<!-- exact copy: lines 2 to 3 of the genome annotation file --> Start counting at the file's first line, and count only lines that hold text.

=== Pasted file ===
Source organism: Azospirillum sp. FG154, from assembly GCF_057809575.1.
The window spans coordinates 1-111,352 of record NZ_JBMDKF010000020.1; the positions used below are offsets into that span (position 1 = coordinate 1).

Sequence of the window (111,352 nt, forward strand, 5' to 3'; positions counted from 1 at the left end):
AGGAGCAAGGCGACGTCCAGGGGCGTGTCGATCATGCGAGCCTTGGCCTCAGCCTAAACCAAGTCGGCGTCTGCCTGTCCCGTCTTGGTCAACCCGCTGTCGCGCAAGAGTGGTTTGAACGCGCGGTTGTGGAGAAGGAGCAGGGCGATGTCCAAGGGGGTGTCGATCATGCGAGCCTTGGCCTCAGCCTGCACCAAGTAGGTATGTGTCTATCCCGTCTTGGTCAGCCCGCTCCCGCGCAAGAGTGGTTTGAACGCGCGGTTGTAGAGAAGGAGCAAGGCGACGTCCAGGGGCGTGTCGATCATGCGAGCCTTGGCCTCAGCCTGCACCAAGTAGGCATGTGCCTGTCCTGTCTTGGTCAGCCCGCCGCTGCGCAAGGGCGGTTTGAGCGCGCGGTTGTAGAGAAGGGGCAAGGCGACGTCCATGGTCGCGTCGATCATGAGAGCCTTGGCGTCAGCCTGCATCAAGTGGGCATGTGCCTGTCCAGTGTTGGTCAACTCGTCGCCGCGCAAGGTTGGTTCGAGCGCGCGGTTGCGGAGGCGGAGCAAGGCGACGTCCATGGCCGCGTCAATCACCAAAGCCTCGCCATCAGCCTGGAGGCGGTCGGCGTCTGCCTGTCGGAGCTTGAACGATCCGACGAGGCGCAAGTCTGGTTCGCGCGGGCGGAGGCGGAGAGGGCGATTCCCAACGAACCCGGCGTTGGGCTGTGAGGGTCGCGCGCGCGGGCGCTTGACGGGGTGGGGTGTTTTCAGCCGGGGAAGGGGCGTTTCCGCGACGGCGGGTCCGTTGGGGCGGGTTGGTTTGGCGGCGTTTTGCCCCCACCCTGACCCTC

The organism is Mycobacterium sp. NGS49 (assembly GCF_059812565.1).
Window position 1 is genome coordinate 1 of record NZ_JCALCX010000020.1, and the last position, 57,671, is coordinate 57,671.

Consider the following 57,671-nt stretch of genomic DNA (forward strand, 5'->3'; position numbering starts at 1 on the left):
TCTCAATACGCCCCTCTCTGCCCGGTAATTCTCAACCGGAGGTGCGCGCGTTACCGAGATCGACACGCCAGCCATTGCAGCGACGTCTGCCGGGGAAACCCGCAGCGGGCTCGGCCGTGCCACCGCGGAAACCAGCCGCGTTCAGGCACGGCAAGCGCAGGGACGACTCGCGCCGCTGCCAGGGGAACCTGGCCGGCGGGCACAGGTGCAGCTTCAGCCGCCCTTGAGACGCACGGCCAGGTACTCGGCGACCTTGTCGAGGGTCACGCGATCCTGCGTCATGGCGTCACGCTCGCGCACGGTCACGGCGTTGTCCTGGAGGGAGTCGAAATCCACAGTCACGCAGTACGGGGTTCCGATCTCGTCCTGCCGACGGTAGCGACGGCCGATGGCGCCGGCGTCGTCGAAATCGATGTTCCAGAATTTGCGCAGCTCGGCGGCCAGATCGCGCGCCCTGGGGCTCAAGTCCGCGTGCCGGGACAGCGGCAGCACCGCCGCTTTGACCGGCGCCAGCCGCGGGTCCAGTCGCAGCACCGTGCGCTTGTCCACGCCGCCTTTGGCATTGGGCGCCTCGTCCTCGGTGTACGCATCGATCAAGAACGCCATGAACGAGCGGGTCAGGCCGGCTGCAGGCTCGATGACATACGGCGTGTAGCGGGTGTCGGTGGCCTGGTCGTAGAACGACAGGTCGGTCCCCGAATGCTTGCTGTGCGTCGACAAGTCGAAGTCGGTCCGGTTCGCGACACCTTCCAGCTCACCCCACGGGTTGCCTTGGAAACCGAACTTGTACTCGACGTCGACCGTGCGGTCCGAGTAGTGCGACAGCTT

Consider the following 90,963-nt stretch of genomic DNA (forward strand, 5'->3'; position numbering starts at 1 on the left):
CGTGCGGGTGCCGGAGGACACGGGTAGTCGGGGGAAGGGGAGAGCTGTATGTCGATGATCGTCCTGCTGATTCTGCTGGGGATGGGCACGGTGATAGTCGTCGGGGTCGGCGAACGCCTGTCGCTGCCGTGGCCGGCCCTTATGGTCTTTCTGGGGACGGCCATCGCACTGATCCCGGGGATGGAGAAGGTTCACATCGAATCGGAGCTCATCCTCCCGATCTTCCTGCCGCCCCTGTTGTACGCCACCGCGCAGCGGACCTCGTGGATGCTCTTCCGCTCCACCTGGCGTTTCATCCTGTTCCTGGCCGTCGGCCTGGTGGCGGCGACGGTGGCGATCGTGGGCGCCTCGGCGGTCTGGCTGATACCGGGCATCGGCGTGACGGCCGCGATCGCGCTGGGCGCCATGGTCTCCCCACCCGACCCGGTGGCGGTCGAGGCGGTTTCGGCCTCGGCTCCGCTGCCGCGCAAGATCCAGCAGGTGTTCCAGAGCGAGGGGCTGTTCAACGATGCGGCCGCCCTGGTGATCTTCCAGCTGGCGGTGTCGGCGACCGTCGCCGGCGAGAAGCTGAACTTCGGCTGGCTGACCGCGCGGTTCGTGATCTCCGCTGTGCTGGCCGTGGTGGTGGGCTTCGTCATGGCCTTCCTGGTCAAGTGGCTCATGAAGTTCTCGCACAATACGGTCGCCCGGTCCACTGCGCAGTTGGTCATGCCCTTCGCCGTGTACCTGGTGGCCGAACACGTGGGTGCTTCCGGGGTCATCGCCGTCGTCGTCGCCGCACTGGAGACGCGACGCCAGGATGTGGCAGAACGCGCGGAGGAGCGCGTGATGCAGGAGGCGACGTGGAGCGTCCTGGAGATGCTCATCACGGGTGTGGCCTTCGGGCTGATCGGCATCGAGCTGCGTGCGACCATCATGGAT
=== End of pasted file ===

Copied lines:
The window spans coordinates 1-111,352 of record NZ_JBMDKF010000020.1; the positions used below are offsets into that span (position 1 = coordinate 1).

Sequence of the window (111,352 nt, forward strand, 5' to 3'; positions counted from 1 at the left end):